In this new era, the winemaker’s influence is diminished. As Jim puts it: “The new style is more reflective of our terroir and a little less reflective of the hand of the winemaker and ultimately that’s what we’re trying to express in this wine.”
He says the techniques they are now adopting for this famous “textured and savoury” Sauvignon Blanc put “more purity, more Sauvignon-ness in Te Koko”.
The changes include:
- A better understanding of the key vineyards.
- The introduction of cultured yeasts during fermentation, which is still initiated by indigenous yeasts, to ensure most of the sugar converts to alcohol.
- Larger oak vessels for most of the wine.
- A lower percentage of wine that has gone through MLF in the final blend.
Cloudy Bay, the most famous producer in New Zealand’s Marlborough region, introduced Te Koko in 1996, with winemakers Kevin Judd (now co-owner of Greywacke) and James Healy (now co-owner of Dog Point Vineyard) creating a creamy, round, exotic, more sophisticated style of New Zealand Sauvignon Blanc using native yeasts and old French oak. As Jim describes it: a wine that was “completely different to anything anyone was making in Marlborough” at the time.
This style continued until Tim Heath joined Cloudy Bay in 2010, and tweaked the winemaking. He ditched the original barriques that had been in the winery since David Hohnen founded it in 1985. He still continued fermenting in 100% French barriques, but they were a maximum of eight to ten years old. In addition, not all batches went through malo. The goal, according to Jim, was “more direction and drive and more ageability”. They believed Te Koko should be capable of outliving the fresher-style Sauvignons which age remarkably well (try the Cloudy Bay 2006 if you are in any doubt).
But the main change was the focus on the viticulture in the four key vineyards in the Wairau Valley subregion of Marlborough that generally provided the grapes for Te Koko.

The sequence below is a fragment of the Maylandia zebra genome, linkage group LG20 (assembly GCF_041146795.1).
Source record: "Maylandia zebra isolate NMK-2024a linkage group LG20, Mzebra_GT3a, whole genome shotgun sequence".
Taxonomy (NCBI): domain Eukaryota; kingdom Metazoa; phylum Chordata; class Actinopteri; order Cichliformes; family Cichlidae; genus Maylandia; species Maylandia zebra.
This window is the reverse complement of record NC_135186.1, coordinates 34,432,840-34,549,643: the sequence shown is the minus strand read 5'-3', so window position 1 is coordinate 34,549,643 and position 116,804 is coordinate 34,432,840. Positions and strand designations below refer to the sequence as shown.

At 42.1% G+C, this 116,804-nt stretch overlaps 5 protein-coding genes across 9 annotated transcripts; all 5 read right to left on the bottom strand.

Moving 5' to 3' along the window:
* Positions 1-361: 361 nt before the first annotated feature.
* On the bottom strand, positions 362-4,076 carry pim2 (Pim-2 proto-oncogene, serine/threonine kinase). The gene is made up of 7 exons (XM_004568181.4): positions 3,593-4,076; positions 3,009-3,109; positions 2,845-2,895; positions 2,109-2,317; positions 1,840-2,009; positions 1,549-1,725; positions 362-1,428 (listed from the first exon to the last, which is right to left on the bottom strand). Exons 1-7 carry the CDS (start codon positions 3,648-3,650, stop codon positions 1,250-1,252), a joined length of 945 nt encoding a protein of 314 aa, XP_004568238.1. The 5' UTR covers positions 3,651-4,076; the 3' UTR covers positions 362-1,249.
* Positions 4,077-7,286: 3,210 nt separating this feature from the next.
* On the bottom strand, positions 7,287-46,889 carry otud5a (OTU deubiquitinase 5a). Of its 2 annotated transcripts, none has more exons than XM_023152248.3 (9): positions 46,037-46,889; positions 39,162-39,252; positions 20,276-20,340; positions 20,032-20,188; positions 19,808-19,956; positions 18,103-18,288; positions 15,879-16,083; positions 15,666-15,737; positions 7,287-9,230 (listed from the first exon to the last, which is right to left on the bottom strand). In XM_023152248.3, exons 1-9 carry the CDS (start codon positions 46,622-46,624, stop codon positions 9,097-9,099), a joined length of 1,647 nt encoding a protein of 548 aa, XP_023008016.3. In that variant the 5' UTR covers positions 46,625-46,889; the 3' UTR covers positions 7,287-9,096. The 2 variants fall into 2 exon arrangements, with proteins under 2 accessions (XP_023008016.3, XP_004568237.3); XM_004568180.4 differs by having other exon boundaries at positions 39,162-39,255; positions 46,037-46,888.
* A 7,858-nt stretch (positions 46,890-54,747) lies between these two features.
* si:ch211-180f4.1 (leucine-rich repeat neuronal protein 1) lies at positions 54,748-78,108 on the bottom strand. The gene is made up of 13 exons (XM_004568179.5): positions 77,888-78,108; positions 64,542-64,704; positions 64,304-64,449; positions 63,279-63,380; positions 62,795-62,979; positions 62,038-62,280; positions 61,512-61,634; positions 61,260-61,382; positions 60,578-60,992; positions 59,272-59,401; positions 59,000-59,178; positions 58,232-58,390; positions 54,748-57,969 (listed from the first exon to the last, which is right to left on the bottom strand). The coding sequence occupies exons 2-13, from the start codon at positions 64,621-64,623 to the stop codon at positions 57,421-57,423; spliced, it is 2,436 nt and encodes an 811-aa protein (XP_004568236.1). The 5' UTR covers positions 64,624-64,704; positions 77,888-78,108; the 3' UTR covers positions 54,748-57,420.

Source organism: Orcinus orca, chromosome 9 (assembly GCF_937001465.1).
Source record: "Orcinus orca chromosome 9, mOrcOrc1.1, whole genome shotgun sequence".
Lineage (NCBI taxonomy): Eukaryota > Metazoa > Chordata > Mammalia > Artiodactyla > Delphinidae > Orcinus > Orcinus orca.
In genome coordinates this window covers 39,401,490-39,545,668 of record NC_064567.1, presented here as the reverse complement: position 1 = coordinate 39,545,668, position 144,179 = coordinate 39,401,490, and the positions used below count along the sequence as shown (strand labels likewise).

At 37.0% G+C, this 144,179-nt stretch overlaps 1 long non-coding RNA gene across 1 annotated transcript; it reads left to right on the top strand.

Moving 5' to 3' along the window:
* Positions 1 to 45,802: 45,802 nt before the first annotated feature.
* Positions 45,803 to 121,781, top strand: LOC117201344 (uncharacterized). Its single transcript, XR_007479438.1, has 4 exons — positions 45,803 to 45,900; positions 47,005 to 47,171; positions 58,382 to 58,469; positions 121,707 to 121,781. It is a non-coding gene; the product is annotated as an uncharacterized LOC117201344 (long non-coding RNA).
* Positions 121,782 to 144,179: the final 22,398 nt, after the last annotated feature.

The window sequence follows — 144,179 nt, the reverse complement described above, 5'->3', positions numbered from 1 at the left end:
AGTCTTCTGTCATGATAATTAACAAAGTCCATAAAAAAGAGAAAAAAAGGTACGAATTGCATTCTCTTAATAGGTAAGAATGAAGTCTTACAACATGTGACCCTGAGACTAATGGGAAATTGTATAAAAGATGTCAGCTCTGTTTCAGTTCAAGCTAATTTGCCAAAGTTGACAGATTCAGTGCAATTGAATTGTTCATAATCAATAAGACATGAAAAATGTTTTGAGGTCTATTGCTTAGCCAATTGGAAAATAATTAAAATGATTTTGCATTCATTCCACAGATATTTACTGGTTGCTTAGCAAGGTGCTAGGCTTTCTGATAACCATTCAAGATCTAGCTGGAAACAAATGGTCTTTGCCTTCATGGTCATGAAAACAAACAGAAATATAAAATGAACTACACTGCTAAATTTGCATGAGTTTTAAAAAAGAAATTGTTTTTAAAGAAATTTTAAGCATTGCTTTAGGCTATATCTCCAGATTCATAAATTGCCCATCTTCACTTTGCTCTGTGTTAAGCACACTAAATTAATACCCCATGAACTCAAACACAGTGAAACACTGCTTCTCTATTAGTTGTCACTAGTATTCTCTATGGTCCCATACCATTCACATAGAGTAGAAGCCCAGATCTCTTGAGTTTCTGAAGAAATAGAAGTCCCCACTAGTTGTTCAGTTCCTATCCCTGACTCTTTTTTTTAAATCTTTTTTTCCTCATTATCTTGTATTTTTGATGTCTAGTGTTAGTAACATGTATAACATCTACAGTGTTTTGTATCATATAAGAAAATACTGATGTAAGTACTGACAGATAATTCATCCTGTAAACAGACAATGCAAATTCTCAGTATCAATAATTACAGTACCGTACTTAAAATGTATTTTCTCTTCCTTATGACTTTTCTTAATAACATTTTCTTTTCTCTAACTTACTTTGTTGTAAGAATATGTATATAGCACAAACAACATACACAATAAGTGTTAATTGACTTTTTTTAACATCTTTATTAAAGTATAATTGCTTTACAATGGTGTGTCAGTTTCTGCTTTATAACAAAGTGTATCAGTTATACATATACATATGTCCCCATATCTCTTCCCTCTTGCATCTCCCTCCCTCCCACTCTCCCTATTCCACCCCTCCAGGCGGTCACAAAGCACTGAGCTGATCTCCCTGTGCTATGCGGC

- Handpicking resumed in these vineyards (Motukawa, Widows, Estate and Brook Street), which tended to be those planted with the UCD1 clone in 1991-98 on low-vigour sites – sites providing “an elevated level of ripeness and concentration”.
- Yields were reduced. Australian Jim, who joined Cloudy Bay as a viticulturist in late 2010 before becoming technical director in 2018, says: “One of the things that sets us apart is our yield management. When the region is cropping at 15-16 tonnes a hectare most years, we’re typically sitting around 10 or 11. That’s both the result of where we grow our grapes and the viticulture choices we’re making during the growing season.” He adds: “The yield doesn’t impact the aromatics of Sauvignon so much, but it certainly impacts the weight of the wine, the ripeness and acidity.”
- The canopies were opened up to “get really nice dappled sunlight through” and to expose the fruit. “We’re definitely trying to steer our fruit spectrum away from those green methoxypyrazine labels, wines that made this region famous but it’s never been our style,” Jim says. “We’re really chasing that pure citrus and stone fruit. We don’t mind a little play with the fresh herbs, but we don’t want to see any obvious asparagus, bell pepper, or really obvious green characteristics.”
- They began harvesting around 22.5 Brix. “That’s the magic number for us,” Jim offers. “We’re typically finding that’s going to give us a potential alcohol of 13.2-13.4% and we’re typically seeing the level of acidity dropping.”
Tasting the 2016 and 2019 vintages with Jim via Zoom, he reflects that the 2016 marks the end of the second era.
The new era, under new senior winemaker Nikolai St George (below) and winemaker Daniel Sorrell, has just begun and is a continuation of the desire to dial back the winemaker’s influence and let the vineyards speak for themselves.
Having had “a kicking from Mother Nature” in 2017 (where the vintage was affected by two tropical cyclones) and 2018 (heavy rainfall and botrytis pressure), there was no Te Koko produced for two years – giving Cloudy Bay the chance to reboot the brand in 2019.
In these years, though, they carried out soil mapping so they could divide the old vineyards into smaller parcels and harvest them separately to get a “closer spectrum of ripeness”.
Having gained a better understanding of the vineyards, they turned their attention to the winemaking, especially the use of native and cultured yeasts, larger oak barrels and less MLF. The percentage of wine going through MLF is down from 100% to 52% in the 2019 vintage. But Jim says it’s still used “to bring balance to the wine”.